PDC2018 (Hasselt & Genk, B), Tuesday, 21st of August 2018
Organisers: Virginia Tassinari, Liesbeth Huybrechts, Ezio Manzini
This DESIS Philosophy Talk aims to provide insight in and research collaboratively with the participants how Hannah Arendt’s philosophy can contribute to the discussion about ‘Participatory Design and Democracy’. It addresses and discusses how Arendt’s understanding of democracy can support design research in questioning if and how far PD is currently regenerating the democratic discourse in local and international contexts.
The issue of design and democracy is an urgent and rather controversial one. Many scholars are currently researching this topic, and also design conferences, such as this PDC conference, but also the previous NORDES and the coming DRS conference, particularly focus on this issue. One of the difficulties encountered when discussing this issue, is that the word “democracy” has many different understandings and configurations, in relation to the traditions and contexts in which it is framed. Another challenge relates to the complex relationship between design and democracy. Many authors also discuss that democracy needs to be debated in different ways in the different contexts in which design research is working. Finally, some scholars are also currently pointing to the fact that there is an increasing need to question whether we are not often dealing in a naive way with the issue of democracy, and we risk not being effective or – even worse – being instrumentalised. Therefore, we question which discussion on the idea of democracy and the values and meanings connecting to it can add something to the ongoing discussion and help to address this issue in all its complexity. As we are here dealing with meanings and values, it makes sense for us to nurture the content for this lexicon by looking – amongst the many possible different traditions dealing with the issue of democracy – into philosophy, and, in detail, into Hannah Arendt’s philosophy. She addresses the idea of democracy in a way that in our opinion resonates with some of the key principles of PD research, as she imagines active citizens’ participation to play there a mayor role.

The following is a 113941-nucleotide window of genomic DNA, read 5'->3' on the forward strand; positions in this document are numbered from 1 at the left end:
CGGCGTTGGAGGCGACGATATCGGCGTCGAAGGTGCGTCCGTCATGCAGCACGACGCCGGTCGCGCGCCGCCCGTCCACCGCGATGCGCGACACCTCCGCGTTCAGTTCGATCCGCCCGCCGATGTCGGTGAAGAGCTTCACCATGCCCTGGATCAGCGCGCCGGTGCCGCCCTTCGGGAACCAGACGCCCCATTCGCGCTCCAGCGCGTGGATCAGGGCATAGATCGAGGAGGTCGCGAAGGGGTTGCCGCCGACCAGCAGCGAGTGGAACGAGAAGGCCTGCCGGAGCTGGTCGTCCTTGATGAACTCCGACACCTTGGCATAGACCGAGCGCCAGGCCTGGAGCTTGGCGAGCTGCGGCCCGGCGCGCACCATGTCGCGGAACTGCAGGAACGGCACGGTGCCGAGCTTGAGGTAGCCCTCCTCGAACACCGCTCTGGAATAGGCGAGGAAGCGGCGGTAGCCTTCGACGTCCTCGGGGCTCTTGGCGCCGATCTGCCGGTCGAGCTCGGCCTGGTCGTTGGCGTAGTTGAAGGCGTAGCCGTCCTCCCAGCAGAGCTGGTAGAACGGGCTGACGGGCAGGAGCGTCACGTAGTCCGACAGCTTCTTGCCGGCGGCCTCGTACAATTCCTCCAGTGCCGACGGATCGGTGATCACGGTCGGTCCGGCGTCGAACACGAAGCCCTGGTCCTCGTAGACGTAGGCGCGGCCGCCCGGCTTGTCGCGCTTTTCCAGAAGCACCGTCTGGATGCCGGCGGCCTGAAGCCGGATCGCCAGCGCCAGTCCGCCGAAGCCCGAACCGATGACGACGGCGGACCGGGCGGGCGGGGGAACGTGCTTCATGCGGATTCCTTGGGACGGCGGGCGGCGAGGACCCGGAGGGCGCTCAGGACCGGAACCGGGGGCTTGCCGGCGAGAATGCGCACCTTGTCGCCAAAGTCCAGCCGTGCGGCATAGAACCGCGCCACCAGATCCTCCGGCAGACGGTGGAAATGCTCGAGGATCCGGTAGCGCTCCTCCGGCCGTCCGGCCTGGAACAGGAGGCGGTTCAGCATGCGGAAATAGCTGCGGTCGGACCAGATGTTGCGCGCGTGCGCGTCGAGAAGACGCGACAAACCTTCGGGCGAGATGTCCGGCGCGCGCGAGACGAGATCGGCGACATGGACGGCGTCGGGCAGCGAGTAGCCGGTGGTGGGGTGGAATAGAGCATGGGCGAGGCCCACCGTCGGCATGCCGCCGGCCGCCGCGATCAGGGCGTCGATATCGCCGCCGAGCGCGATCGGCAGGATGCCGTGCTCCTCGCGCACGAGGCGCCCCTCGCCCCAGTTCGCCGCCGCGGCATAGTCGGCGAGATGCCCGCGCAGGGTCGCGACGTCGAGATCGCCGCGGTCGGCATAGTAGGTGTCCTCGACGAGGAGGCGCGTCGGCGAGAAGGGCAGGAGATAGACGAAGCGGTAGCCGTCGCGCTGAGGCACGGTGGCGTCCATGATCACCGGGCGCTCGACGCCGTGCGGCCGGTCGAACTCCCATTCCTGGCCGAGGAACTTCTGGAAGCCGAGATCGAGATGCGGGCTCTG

The current discourse in design research and, particularly, PD research that has been working in a participatory way on common issues in given local contexts, has developed an enhanced focus on rethinking democracy. This is the topic of this PDC conference, as also of other relevant conferences (for instance, the previous Nordes and the coming DRS conference). To reflect on the role of responsibility of designers in a time where democracy in its various forms is often put at risk in many ways (see also Manzini’s and Margolin’s call Design Stand Up seems to us an urgent matter.
Democracy has always been a core theme in PD research, but in the past years it has shifted in meaning. This happened when PD stepped outside the boundaries of the large institutes and factories and became engaged with the scale of the home, the neighborhood, the urban scale, but also with the meso-scale of regional policies and conditions and the macro-scale of global economic movements and an increasing variety of societal areas. One needs to look at different traditions – for instance, philosophy – to better question the implications of this work in these different contexts, and their political value.
In relation to this year’s topic of the conference, following – and many other – questions will be addressed: How is Arendt’s understanding of the concept of democracy helpful in framing how PD research is regenerating democracy? In which ways Arendt’s concepts of action, interests and power can possibly be translated into our PD research? How does it contribute to generating contexts where conversations on common interests are made possible? What are the preconditions for these conversations to be possibly translated into action? Are we design researchers contributing to regenerate the democratic discourse in local contexts? Are we succeeding to reintroduce action in urban environments, em- powering citizens? And how do we contribute to the discourse on democracy in global contexts? Where are we possibly failing? Can Arendt’s ideas help us to question our work, our limitations and constraints and to possibly learn to do it better?
Submission deadline: May 2nd, 2018